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What You Won't Hear in the Presidential Debates: Five Crucial Education Fixes

Students, parents, and teachers want real answers. Will the candidates give them?



So far in the 2012 presidential race, education hasn't been given much attention by the candidates. Late last month, though, both President Obama and Governor Romney headed to MSNBC's Education Nation summit to share their plans for the nation's schools. Here are five issues you didn't hear either candidate address—that students, parents, and teachers across the nation want some honest discussion about and solutions for.

1. An end to high-stakes testing and a turn to high-quality assessment: Current emphasis on high-stakes standardized tests enriches testing companies, but leaves in its wake cheating scandals by teachers incentivized to extract high test scores from students, and students solely focused on numbers that'll help them get into prestigious schools. Where are the quality assessments of students and teachers we keep hearing about, but see too little adoption of?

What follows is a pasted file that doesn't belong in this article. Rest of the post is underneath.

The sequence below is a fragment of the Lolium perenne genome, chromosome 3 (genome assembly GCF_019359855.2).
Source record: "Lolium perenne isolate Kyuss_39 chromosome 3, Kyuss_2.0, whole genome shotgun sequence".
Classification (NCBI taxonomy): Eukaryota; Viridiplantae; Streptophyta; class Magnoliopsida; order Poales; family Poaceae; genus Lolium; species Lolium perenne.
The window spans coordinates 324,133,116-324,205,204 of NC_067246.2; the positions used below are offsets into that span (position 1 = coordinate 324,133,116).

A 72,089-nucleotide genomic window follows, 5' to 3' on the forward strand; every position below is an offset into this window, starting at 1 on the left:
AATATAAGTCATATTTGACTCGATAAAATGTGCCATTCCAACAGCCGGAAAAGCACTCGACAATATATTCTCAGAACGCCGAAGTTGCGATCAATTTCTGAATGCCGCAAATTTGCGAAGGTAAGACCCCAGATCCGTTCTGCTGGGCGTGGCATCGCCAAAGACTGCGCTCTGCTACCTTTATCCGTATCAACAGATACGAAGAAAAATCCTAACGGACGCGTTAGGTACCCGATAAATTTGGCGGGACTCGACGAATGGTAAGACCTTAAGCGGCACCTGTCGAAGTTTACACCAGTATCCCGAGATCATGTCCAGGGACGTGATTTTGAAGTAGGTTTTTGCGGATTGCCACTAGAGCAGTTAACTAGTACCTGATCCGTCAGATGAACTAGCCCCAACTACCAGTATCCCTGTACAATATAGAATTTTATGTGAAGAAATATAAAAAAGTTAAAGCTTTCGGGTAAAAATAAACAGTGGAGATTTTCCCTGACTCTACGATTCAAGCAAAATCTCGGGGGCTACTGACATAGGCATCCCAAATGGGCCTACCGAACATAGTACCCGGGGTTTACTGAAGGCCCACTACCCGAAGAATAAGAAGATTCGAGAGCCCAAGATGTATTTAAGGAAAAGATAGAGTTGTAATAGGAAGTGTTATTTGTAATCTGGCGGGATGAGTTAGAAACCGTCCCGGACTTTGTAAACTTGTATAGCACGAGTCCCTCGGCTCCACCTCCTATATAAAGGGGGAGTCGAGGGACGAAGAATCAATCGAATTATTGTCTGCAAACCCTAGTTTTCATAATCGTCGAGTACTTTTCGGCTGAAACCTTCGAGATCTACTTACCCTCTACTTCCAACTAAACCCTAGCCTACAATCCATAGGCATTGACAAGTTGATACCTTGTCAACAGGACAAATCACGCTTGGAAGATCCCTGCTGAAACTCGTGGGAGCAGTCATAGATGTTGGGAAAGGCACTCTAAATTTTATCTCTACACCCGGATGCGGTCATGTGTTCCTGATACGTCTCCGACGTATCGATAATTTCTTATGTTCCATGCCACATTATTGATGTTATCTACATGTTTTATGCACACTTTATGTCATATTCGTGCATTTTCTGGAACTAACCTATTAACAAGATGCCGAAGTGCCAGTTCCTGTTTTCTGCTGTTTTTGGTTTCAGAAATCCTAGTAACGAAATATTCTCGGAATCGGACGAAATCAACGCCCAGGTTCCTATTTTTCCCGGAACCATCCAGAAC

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Teacher Spotlight: Jessica Templeton

The GOOD Guide to Finding the Teachers of Tomorrow: Jessica Templeton, a third grade teacher in Denver, talks about the future of education.


This post is in partnership with University of Phoenix

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Teacher Spotlight: Terry Dougherty

The GOOD Guide to Finding the Teachers of Tomorrow: Winner of the 2011 Great American Teach-Off, Terry Dougherty talks about the future of education.


This post is in partnership with University of Phoenix

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